At 7:30 a.m. this morning, four policemen were at the door of 21-year old Yaroslav Varenik in Arkhangelsk. Varenik works as a journalist for the 29.ru online newspaper, which has had extensive coverage of the big protests against the planned waste landfill near Shies in northwestern Russia during the past year.
With a search warrant in hand, the police entered his apartment in search of evidence to the ongoing criminal case against opposition politician Aleksey Navalny.
- They do this to scare us. In 1937, they drove up to people’s houses with black vans. In 2019, they arrive in a grey Lada Kalina. That is the only difference, says Vereni, referring to the wave of terror that struck millions of people in the Soviet Union from 1937 to 1938.
In 1937, they drove up to people’s houses with black vans. In 2019, they arrive in a grey Lada Kalina. That is the only difference
Waste demonstrations in Russia
Russian authorities are planning the construction of a waste landfill covering 5,000 acres of land near Shies train station in northwestern Russia.
That has sparked the largest project wave in Russia in recent times.
The waste landfill is located right in the middle of unspoiled nature and is scheduled to receive 500,000 tons of unsorted waste from Moscow every year – for 20 years.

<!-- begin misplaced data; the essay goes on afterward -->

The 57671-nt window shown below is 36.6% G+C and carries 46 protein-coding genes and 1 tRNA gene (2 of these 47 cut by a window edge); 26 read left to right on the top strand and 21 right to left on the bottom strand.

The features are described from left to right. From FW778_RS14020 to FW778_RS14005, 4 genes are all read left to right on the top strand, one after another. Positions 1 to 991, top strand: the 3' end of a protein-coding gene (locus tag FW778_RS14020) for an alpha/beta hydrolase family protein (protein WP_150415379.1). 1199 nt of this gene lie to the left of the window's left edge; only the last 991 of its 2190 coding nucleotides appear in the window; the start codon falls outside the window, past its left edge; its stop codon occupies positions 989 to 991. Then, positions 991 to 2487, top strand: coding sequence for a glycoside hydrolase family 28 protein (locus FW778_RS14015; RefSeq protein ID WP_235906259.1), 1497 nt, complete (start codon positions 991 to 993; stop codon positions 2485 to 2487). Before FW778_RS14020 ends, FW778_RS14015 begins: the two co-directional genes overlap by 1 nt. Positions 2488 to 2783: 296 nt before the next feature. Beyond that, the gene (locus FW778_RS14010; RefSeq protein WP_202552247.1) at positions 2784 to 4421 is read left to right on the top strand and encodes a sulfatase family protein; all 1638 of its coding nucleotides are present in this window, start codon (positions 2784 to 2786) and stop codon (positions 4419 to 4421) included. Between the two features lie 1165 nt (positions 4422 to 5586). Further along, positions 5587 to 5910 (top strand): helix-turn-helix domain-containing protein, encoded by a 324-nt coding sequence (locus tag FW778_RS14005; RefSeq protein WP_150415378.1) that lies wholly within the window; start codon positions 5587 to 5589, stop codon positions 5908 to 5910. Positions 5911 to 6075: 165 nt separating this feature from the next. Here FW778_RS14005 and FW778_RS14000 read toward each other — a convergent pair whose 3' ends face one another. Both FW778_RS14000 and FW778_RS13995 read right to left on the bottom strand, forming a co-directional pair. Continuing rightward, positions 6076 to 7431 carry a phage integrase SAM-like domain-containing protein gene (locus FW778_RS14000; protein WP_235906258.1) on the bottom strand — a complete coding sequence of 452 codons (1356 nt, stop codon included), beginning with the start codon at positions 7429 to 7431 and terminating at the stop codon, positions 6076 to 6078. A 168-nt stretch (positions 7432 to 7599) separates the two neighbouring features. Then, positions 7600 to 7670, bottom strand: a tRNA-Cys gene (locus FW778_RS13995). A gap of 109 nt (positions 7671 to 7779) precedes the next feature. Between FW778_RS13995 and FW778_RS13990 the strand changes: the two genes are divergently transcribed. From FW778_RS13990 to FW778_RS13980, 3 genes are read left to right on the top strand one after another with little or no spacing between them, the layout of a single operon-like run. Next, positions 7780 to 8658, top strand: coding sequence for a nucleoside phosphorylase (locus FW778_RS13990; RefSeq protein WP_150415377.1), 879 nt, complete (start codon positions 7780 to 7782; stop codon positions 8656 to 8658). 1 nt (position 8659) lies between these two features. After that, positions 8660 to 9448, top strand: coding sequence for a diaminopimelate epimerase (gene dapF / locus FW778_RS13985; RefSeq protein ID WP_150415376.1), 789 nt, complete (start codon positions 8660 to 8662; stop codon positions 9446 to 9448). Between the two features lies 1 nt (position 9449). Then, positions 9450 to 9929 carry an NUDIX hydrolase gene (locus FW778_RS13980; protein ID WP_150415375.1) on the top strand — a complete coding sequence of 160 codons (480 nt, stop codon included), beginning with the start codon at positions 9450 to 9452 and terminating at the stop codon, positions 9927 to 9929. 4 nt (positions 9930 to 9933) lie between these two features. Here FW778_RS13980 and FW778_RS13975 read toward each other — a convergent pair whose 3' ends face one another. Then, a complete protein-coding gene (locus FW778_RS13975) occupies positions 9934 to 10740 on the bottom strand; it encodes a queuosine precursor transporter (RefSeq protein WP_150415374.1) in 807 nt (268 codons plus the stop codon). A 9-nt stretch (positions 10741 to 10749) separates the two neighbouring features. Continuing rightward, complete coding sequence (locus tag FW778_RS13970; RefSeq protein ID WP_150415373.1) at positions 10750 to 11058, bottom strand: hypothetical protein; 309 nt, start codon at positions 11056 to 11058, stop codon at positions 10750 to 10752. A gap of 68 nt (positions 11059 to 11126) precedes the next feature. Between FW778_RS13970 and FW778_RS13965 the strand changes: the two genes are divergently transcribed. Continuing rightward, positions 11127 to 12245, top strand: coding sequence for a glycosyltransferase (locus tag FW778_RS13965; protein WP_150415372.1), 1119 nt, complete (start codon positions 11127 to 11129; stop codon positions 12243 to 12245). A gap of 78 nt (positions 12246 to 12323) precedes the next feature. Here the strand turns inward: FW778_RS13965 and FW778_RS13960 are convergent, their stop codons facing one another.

The Shies demonstrations have spread to a series of Russian cities. Today, Shies has become the symbol of a growing dissatisfaction in the Russian population with how authorities manage waste.
Worked for Navalny in 2017
On Monday this week, the flat of lawyer Oksana Vladyka was searched by Arkhangelsk police. Vladyka has taken on a number of the cases for environmental campaigners and activists now arrested at Shies train station, where major protests against a planned waste landfill for unsorted waste from Moscow are ongoing.
Varenik volunteered on the staff of Aleksey Navalny in Arkhangelsk for a couple of months in 2017, and that is why he is a target for the police now, he says.
- They came here to find evidence in the case against Navalny about money laundering. They were looking for documents and cash that may be of relevance to that case. They did not find anything, however, they took my phone, a hard drive, a notebook and two hand-written sheets of paper, Varenik says.
- Russian authorities try to gang opposition in society. They fabricate crime cases and persecute activists. This is not the last search, this is just the beginning, says Varenik. He has worked for 29.ru since early 2018. He mostly covers public demonstrations and protests, court cases against opposition leaders and activists, as well as the life of ordinary people in Arkhangelsk.
Following the search through his flat, the police brought Varenik in for questioning. Nevertheless, he used his constitutional right not to give a statement.
- I did not violate any laws. They wanted to know if I knew Aleksey Navalny or Leonid Volkov (Navalny’s Chief of Staff, journ.note). But I did not answer any of their questions, says Varenik.
This article was originally published in Norwegian and has been translated by HNN's Elisabeth Bergquist.